History & heritage  |  22 Jan 2019

Early maps showcasing Māori place names for Canterbury will be on public display for the first time in an exhibition opening this weekend at Tūranga.

Kā Huru Manu (the Ngāi Tahu Cultural Mapping Project) will be at the Southbase gallery on level 2 of the city library from 26 January until 28 April. 

Ka Huru Manu Project Leader Takerei Norton.

Kā Huru Manu Project Leader Takerei Norton examines one of the early maps that will be exhibited at Tūranga.

The exhibition complements the interactive online Ngāi Tahu Atlas, Kā Huru Manu, that has been compiled by Ngāi Tahu over the past decade and was launched in 2017. It features over 1200 traditional Māori place names in Te Waipounamu (the South Island).

The Tūranga exhibition will feature reproductions of six hand drawn maps of the Canterbury region, some of which date back to the 1890s.

Each map is accompanied by an IPad that visitors can use to look up information about its history and learn about the people who produced them. Unique artefacts will also be on display, including original 19th century correspondence that will also be on show for the first time.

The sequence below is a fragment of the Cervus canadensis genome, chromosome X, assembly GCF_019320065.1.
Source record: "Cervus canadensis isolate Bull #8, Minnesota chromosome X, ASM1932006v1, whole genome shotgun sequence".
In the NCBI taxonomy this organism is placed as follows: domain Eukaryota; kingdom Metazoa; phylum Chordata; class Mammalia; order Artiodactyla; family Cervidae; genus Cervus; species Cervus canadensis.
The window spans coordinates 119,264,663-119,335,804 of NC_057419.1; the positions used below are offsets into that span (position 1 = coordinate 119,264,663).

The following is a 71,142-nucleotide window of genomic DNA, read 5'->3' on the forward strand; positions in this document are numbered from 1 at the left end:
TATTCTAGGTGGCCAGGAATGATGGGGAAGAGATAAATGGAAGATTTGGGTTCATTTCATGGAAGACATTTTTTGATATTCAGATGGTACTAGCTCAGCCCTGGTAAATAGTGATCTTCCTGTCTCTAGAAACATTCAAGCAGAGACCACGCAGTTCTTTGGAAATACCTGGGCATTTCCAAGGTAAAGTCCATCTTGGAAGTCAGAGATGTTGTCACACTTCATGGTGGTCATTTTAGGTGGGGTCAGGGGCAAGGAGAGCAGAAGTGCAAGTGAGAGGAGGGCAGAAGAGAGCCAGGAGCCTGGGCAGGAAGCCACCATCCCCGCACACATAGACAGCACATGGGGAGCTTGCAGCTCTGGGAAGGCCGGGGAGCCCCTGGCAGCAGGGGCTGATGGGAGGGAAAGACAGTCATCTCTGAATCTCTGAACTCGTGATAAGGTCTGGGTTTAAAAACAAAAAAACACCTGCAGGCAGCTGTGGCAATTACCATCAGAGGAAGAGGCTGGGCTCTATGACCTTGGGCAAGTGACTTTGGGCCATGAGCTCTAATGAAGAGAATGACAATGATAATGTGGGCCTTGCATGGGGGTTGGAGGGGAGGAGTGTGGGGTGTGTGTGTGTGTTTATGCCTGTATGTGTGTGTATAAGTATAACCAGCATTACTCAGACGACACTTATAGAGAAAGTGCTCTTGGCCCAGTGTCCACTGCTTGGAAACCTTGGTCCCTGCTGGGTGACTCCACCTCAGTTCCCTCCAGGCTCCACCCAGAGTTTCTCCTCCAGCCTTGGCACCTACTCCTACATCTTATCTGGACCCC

Kā Huru Manu Project Leader Takerei Norton says most of these maps have been stored away from public view in archival and museum collections and this will be the first time they can be seen by the public.

“Some of these maps have only been unearthed in the last couple of years as part of our place names research. We want to help bring these maps to life and ensure that this information is more readily available.”

One of these maps is of the Māori place names along the Waitaki River drawn in the 1890s by Tieke Pukurākau. He lived at Glenavy and was well-known for his annual food gathering trips to Te Manahuna (the Mackenzie Basin). His map was given to a local farmer, who then passed it on to well-known ethnologist Johannes Andersen.

Others on display include a map of the Māori place names for Christchurch waterways, a Banks Peninsula map and a map of Māori place names from Central Otago to the Rakaia River drawn in 1898 from information provided by well-known Ngāi Tahu leader Rāwiri Te Maire.

A programme designed for schools is also part of the exhibition and Mr Norton hopes it will help encourage more schools to start using the Kā Huru Manu digital atlas.

The atlas allows people to “virtually” visit places in the Ngāi Tahu rohe (tribal area) and find out more about their Māori names and stories. Mr Norton says since its launch the site has had more than 80,000 views.

• A presentation explaining the history of the exhibition will be held at Tūranga from 1pm on 26 January led by Sir Tipene O’Regan. It is open to the public.